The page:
I wouldn't normally respond to posts on other partys' blogs but Lib Dem Cllr Nichola Harrison has taken my comments made last night and misrepresented them in such an amusingly ridiculous way I can't resist.
As much as I enjoy, on occassions like last night's East Area committee, hearing Cllr Harrison's explanations of 'how things really are' and how with her great knowledge she is able to 'correct' my misunderstandings, I see the situation rather differently.
She says on her blog: "Chris Howell’s diatribe last night was based on the strange reasoning that the system is a tax and is therefore unfair on developers."
Firstly on the question of what s106 payments are.
If something looks like a duck, quacks like a duck, and waddles like a duck, I tend to call it a duck, even if other people insist on calling it something else.
In this case s106 agreements result in money or value that developers have to pay to the local authorities in order to get planning permission on a new development. Thats why I call it a developers tax.
To correct the biggest error in Cllr Harrison's blog post. No, I don't want to see this system completely abandoned with all developer payments stopped, just recognised for what it is, and for the Council to therefore act accordingly so we can start having the type of new developments people want and would welcome.
My argument is that if you accept the system is a tax, the Council will stop treating it like free money that no-one has to pay for (apart from developers of course who don't really count), and start considering both the economic effects of the Council's demands on developers and what this means for people who have to put up with the pokey overpriced rabbit hutches and inadequate transport infrastructure that results from our current broken planning system.
The suggestion that s106 agreements are purely there to mitigate the effects of a new development as Cllr Harrison claimed last night is laughable when you see what happens in practice - it is a system whereby the Councils' try to extract as much of the uplift in value from a developer being granted planning permission because they can, and don't seem to have any sense or scrutiny of whether the taxpayer gets good value for money from this huge tax burden. If these payments really are vital to mitigate the effects of development, why has the Council been busy renegotiating them over the last few months?
The fact is that new development has got into a vicious cycle, aided by local Councils, of which Lib Dem run Cambridge is a prime example - and it is going to take something dramatic to get us out of this.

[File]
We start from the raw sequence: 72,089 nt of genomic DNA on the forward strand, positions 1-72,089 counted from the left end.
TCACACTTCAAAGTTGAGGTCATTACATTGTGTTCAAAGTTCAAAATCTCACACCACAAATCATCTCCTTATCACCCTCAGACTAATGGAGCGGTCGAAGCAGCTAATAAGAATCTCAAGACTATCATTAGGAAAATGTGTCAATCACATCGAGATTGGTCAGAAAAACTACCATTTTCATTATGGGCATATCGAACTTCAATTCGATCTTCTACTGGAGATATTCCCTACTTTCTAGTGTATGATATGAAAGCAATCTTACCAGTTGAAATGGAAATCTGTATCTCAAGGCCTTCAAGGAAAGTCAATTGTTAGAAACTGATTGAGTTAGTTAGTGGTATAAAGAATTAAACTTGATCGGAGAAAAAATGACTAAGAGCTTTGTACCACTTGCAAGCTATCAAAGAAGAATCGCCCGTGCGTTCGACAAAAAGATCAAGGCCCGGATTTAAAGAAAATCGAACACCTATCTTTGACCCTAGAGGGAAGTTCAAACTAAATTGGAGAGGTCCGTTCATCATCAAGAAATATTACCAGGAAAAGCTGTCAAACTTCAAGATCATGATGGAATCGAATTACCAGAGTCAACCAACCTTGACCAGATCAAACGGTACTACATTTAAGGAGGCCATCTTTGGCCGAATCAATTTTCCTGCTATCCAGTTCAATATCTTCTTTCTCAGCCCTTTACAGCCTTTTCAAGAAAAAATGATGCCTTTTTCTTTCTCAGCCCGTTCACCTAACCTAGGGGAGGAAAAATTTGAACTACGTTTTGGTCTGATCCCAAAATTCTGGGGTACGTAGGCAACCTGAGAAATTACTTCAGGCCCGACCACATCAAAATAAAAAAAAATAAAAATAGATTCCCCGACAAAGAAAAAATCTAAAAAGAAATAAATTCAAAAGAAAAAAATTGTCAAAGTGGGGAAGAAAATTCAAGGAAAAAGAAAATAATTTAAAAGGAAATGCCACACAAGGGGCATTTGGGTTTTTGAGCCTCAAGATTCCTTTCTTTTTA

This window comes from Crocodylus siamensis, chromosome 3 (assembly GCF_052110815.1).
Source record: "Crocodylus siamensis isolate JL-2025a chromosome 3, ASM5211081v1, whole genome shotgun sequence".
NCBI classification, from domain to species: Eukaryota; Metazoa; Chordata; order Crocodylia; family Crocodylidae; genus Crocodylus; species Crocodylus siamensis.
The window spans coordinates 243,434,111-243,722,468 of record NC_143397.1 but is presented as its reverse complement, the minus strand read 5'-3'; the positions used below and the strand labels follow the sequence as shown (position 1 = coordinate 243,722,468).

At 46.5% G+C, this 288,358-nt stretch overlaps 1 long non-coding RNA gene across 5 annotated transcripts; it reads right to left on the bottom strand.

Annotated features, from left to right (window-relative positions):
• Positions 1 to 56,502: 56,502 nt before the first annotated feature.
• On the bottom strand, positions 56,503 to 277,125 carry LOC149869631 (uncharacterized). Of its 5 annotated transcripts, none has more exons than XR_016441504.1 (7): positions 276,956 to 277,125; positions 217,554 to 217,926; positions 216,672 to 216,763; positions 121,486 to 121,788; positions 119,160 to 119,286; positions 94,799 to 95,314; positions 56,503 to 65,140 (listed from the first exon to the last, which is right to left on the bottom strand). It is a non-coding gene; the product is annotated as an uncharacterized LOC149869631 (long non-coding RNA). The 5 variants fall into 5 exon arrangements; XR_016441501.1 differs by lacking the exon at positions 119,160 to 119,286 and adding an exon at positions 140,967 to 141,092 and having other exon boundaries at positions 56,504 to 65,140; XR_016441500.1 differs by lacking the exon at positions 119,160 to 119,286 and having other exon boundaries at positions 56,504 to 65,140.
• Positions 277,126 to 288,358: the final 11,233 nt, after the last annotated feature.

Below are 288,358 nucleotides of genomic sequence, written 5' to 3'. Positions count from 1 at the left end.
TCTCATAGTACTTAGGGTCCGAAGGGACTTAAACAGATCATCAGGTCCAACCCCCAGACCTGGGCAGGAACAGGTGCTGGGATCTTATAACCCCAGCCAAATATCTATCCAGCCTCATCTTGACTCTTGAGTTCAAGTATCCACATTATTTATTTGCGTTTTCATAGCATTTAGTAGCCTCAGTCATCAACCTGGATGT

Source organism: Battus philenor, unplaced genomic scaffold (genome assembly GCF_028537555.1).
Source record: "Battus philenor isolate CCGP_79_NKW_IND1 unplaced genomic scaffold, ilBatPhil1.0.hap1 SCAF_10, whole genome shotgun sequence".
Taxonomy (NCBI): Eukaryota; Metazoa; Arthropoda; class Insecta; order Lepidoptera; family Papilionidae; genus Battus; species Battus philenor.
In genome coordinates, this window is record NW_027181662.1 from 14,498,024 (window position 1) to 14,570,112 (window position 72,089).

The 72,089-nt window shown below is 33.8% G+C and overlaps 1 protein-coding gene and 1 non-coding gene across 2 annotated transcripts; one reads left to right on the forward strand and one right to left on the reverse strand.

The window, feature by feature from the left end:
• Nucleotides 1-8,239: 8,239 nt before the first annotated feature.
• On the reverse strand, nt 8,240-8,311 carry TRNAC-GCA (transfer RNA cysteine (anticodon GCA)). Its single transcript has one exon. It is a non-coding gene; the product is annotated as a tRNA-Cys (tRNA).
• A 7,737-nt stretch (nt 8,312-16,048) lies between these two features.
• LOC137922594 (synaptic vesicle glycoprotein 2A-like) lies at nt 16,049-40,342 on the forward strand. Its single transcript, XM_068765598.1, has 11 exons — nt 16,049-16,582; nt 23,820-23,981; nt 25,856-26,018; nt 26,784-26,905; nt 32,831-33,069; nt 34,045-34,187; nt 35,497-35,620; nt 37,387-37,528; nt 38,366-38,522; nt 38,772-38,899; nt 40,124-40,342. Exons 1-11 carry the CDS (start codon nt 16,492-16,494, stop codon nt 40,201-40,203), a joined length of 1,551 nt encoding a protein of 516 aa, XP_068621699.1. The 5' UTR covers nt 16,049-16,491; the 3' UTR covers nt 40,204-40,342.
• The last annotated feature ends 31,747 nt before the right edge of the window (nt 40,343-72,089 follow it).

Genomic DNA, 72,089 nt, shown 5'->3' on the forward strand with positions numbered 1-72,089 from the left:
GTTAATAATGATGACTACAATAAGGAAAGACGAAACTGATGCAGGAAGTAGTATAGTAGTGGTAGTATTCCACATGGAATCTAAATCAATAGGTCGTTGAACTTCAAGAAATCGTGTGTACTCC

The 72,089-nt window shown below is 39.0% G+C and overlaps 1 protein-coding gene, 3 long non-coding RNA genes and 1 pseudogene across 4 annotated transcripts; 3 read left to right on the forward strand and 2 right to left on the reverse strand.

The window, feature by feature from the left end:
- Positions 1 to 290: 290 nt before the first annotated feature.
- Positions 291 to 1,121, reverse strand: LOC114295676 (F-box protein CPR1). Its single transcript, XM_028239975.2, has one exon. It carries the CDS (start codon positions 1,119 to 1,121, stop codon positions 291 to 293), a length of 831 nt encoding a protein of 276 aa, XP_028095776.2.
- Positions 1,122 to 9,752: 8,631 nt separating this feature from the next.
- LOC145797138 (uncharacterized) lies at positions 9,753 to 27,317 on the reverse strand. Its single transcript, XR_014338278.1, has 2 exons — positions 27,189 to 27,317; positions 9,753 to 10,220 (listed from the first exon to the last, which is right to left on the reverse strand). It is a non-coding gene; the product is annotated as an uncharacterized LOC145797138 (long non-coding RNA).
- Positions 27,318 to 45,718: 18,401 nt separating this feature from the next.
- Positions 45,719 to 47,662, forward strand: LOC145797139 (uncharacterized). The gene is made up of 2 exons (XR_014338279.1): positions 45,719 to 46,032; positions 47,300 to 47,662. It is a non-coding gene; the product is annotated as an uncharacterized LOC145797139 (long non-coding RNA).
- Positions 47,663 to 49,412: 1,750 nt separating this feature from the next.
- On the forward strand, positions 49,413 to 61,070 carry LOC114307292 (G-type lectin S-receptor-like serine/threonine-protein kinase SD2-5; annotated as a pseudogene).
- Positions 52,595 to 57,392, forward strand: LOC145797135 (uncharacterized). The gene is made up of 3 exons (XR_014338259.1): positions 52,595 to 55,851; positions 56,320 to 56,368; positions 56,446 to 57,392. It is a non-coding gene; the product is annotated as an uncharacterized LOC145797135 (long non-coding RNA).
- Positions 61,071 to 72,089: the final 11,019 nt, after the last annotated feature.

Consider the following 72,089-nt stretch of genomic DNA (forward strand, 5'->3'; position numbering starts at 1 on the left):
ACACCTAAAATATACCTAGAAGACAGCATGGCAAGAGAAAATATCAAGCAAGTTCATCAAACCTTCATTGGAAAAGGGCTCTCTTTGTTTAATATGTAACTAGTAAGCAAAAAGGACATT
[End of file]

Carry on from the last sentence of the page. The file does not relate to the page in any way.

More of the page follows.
- People see how horrible many new developments are so seek to oppose them (it doesn't help that the history of new house building in the UK for decades has been littered with hideousness)
- Planning permission is therefore hard to come by, so the uplift in value of the land when it is granted is significant (and the house prices in the free market are extortionate - yes Nichola, the other big error in your blog post, it is not big business, it is the ordinary people looking to buy market houses in and around Cambridge that are paying for all this nonsense)
- The Council through the s106 system has the power to tax this uplift in value, sees it as free cash so tries to extract as much of this uplift as it can, to spend on all sorts of things - 40% so called 'affordable housing' being one of the biggest costs for developers.
- Developers then need to extract as much value as possible from their open market housing, so don't allocate sufficient physical space for public open space and transport links, and build private sector housing to a low spec, with poor design and poor materials.
- The Council meanwhile thinks that community facilities are only things that Council's run, like community centres and libraries, and don't even think about providing things like a local shop or a local pub - nor do they necessarily think about the ongoing revenue implications of the things they spend their one-off capital payments from developers on. (Orchard Park springs to mind)
- The result is new developments that are hideous - and the cycle starts all over again.
The whole system has been even more broken over the last few years, as property valuations have been based on what effectively was a pyramid scheme, bearing no relation to underlying value, rather values inflated by the prospect of someone else coming along willing to pay even more than you have just paid, thanks to a buy to let mortgage fraudulently obtained from a now bankrupt bank. But the Councils were still lapping it up, and ramping up the s106 shopping lists for schemes getting approval, such that now the inevitable crash has happened, developments like Northstowe are on hold, Ashwells has gone bust, and developers around the city are seeking to renegotiate what were previously claimed to be vital payments. In other words, we are still in a high demand area for housing, there are sites available ready to go, and the Council's demands are stopping development from happening - it is a tragic irony that Council demands for affordable housing are probably doing most to keep housing unaffordable for the vast majority of the local population.
The Conservatives have proposed a different way (see policy green papers 9 - Control Shift, returning power to local communities, and 10 Stong foundations, building homes and communities) - s106 type taxes clearly won't go completely, but there will be less interference from government over how developments occur, with control passed to local residents, and local incentives for new development. Hopefully developers will start to focus on what people want, rather than what Councils want, and we can see high quality new developments around Cambridge, with appropriate transport that are welcomed by local residents.